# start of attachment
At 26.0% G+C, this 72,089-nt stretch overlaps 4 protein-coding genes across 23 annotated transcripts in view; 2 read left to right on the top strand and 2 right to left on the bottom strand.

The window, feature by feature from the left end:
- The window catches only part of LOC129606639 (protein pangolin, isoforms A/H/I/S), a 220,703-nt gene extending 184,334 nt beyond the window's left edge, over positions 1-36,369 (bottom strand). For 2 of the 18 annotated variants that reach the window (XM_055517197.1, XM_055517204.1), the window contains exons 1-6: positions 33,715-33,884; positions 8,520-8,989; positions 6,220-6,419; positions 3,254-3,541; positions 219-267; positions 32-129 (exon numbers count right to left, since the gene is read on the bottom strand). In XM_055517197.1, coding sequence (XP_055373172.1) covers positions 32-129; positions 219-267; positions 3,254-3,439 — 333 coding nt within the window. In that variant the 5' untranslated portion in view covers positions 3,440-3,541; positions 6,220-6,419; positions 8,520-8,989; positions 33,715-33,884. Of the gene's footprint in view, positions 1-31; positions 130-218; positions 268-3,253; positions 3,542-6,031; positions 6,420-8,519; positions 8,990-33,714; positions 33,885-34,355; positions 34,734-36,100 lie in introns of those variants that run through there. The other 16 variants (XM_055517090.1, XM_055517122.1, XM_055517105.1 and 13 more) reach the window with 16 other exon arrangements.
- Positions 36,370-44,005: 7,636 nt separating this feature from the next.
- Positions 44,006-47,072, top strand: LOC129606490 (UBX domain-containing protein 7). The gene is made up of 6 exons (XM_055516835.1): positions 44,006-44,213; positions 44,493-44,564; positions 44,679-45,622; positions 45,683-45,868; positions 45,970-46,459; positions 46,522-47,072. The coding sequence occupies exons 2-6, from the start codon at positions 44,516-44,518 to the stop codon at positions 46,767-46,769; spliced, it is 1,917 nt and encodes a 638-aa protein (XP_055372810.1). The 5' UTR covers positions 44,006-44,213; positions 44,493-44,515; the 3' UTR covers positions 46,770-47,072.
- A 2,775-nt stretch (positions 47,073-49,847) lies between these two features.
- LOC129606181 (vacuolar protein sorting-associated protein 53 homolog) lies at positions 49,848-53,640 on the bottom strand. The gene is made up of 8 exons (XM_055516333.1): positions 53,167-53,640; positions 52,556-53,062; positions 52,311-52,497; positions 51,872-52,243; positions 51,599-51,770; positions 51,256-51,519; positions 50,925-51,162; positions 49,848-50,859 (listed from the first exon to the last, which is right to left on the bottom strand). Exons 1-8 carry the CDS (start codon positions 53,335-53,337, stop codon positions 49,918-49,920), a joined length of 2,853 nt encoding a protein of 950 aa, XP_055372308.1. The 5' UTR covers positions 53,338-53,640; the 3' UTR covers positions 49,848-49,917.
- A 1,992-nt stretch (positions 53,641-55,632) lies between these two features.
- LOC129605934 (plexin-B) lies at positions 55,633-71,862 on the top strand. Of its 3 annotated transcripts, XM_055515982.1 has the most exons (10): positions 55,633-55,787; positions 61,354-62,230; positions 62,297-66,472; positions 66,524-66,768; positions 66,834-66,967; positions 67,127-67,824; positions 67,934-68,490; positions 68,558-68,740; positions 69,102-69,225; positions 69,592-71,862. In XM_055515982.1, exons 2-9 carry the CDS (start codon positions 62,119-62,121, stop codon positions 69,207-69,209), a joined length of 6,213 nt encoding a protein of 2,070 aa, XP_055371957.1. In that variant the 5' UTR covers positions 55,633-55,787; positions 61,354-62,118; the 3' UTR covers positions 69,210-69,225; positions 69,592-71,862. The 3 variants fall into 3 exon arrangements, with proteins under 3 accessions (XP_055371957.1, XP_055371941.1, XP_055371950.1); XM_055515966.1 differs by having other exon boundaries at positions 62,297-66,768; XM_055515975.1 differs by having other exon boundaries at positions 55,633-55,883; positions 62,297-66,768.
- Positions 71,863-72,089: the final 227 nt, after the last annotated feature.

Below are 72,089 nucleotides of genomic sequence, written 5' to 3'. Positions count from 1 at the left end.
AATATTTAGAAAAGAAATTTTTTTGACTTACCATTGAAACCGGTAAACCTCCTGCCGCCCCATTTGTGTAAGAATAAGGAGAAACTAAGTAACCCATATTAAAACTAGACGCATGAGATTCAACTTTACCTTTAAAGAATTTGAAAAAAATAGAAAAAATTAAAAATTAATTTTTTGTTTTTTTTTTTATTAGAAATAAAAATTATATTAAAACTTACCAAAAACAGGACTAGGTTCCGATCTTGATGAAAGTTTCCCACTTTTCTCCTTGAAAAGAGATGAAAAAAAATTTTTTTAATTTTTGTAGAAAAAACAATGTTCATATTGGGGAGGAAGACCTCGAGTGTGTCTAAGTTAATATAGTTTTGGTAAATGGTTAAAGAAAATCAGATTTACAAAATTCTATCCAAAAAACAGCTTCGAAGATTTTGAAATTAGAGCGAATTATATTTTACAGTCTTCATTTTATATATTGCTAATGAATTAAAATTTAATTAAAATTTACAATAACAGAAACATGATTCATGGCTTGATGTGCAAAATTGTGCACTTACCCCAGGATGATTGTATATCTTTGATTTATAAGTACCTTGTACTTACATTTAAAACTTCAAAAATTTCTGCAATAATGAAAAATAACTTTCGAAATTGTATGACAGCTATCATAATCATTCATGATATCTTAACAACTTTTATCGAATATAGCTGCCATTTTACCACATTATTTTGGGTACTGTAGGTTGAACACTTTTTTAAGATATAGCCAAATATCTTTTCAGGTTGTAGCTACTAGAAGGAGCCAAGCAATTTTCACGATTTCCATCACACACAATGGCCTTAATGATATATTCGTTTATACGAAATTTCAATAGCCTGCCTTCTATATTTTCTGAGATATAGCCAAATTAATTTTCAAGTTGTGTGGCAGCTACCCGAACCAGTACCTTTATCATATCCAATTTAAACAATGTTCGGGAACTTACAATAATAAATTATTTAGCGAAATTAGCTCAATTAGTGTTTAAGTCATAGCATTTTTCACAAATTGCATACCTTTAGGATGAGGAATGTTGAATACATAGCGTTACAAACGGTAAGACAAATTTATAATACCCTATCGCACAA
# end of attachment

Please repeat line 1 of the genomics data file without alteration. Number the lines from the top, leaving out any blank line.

At 26.0% G+C, this 72,089-nt stretch overlaps 4 protein-coding genes across 23 annotated transcripts in view; 2 read left to right on the top strand and 2 right to left on the bottom strand.